Many of our graduates from similar courses have found jobs with high profile organisations, including:

  • Economic Development Team Leader for the UK Department for International Development Palestinian programme in Jerusalem
  • Outreach Channel Director at Marie Stopes International
  • Humanitarian Policy Manager at Plan International
  • Microfinance Partnerships Manager at One Acre Fund
  • Regional Projects Manager at International Alert
  • Private Sector Development Adviser at the UK Department for International Development
  • Power Sector Policy Adviser at the UK Department for International Development
  • Chair of the South West International Development Network and Executive Director of the Development Studies Association

Other graduates have chosen to work for themselves and set up their own charities, while others have stayed in academia, to complete doctoral studies.

Join our webinar

Join our webinar on Wednesday 31 January 2018 at 12:00-13.00 GMT.

During the webinar you will be able to find about:

  • course structure and content
  • teaching and assessment
  • studying with the University of Bath

There will also be an opportunity to put your questions to our staff.

Register for the webinar.

Course structure

This course lasts 1 year. Occasionally we make changes to our programmes in response to, for example, feedback from students, developments in research and the field of studies, and the requirements of accrediting bodies. You will be advised of any significant changes to the advertised programme, in accordance with our Terms and Conditions.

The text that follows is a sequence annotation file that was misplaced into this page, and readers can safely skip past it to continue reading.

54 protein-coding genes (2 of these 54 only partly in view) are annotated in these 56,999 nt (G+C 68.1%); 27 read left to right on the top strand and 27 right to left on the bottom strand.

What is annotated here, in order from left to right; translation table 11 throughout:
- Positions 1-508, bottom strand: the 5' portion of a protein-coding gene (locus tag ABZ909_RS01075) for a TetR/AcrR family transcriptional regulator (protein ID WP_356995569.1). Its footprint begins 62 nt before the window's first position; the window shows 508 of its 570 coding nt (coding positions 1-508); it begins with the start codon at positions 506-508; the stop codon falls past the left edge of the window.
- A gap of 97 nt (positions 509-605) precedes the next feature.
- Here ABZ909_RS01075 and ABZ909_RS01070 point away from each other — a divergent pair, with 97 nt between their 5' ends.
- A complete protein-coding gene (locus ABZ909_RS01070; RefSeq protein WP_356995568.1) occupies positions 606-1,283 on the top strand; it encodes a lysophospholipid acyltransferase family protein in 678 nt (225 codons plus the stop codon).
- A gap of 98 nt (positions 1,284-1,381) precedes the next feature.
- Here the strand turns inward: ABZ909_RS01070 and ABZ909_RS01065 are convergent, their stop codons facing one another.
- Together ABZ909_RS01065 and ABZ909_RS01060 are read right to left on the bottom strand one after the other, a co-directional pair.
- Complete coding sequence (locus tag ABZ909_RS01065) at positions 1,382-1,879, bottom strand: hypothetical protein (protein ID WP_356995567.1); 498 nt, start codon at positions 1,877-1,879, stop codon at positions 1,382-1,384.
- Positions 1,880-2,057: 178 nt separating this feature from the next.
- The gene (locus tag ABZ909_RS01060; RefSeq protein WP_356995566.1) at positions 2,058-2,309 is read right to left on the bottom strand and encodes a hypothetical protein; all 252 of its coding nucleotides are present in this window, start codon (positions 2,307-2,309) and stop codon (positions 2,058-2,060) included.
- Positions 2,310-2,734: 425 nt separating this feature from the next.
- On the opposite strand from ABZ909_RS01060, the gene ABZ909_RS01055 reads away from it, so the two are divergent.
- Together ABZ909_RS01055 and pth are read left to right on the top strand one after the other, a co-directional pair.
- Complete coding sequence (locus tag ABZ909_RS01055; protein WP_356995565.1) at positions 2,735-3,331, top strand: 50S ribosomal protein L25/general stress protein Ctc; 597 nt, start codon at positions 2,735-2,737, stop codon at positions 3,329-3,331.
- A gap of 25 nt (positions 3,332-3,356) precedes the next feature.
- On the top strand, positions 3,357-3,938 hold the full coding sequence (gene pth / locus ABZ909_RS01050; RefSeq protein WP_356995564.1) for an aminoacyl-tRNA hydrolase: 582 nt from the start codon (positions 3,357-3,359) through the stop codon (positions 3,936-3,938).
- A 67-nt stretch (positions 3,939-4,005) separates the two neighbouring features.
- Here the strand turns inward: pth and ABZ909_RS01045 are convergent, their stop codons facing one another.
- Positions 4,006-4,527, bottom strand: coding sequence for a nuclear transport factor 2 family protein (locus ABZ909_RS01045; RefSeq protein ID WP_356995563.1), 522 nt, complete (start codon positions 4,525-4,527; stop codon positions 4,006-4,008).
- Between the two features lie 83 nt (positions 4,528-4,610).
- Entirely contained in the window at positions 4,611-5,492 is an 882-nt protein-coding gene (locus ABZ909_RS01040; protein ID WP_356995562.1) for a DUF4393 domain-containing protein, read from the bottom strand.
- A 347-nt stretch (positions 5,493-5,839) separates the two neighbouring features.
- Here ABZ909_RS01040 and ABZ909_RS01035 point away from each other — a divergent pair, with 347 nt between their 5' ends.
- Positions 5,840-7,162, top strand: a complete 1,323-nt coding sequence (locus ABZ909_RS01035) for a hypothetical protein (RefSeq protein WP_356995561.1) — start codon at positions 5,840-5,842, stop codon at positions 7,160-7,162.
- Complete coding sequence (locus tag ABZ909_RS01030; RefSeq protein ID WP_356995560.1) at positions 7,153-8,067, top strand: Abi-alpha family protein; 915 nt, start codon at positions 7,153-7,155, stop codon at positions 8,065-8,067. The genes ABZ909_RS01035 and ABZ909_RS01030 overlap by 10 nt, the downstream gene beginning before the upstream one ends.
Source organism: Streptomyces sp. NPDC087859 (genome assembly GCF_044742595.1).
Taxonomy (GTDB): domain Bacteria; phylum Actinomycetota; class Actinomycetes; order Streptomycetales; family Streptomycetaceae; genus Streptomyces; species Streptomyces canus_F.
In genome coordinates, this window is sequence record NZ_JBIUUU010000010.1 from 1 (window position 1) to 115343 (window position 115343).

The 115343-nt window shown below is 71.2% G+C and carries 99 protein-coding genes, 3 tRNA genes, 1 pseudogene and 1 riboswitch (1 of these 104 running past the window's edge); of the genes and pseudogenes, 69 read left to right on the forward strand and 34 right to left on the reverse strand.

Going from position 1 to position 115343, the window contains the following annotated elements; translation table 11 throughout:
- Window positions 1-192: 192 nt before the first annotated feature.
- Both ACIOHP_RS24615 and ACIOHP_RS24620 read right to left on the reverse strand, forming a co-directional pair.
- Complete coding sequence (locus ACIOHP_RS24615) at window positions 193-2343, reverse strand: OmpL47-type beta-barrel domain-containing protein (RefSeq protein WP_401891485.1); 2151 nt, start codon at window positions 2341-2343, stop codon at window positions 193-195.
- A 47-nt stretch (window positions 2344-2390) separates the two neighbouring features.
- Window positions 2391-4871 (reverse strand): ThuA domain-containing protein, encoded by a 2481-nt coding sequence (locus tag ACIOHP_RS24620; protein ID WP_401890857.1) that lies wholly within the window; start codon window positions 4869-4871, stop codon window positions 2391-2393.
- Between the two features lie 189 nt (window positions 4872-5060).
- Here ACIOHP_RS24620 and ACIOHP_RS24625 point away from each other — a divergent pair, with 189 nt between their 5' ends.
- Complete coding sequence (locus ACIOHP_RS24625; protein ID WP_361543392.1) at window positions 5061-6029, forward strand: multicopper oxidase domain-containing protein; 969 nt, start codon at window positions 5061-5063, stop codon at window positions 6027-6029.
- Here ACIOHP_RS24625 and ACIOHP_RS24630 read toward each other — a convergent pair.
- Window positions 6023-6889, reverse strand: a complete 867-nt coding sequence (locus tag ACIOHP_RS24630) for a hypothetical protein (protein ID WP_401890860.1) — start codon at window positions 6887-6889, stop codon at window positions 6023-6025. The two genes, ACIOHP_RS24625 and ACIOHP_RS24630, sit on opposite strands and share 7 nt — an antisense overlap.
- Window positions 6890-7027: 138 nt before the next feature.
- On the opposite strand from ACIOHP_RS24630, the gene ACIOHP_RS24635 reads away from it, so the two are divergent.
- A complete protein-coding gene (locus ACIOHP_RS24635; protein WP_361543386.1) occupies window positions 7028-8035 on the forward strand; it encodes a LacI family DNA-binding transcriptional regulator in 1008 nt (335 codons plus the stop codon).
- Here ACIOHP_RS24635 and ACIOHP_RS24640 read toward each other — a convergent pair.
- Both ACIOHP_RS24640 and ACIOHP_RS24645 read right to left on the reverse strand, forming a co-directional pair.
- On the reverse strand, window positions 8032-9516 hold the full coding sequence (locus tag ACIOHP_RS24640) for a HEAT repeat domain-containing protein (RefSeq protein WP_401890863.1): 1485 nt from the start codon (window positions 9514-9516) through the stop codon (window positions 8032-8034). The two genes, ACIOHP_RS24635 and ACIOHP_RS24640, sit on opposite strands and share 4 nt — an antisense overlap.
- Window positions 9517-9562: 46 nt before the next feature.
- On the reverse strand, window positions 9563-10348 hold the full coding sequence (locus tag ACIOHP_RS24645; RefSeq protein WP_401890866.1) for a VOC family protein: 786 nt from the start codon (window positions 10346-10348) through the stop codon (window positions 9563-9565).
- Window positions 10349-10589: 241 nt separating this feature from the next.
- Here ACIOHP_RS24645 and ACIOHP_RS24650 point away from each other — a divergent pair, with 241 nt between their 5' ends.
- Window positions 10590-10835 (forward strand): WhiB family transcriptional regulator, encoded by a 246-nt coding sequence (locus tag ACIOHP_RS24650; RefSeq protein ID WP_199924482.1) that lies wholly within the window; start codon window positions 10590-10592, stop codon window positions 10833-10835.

The total number of credits for the taught-stage is 60 credits, with most units being 12 Credits. A typical week would approximately average between 6-10 hours of classes or seminars a week depending on options taken. The dissertation or practicum are 30 credits.

Units

Compulsory course units

These compulsory units are currently being studied by our students, or are proposed new units.

Semester 1

  • Doing research for international development
  • History and theory of international development
  • Plus one optional unit

Semester 2

  • Doing research for international development
  • Management of international development
  • Plus one optional unit

Summer

  • Either Dissertation or Practicum

Optional course units

These optional units are currently being studied by our students, or are proposed new units.

Semester 1

  • Economics for development
  • Social and environmental justice
  • Conflict, development and peacebuilding

Semester 2

  • Global political economy
  • Sustainability and wellbeing
  • Humanitarianism
  • International development policy analysis and evaluation
  • Education and international development

Placement

As an alternative to writing a dissertation, you’ll have the opportunity to undertake a six-week placement (practicum), working with an organisation involved in international development. You'll write a report reflecting on a particular area of professional practice.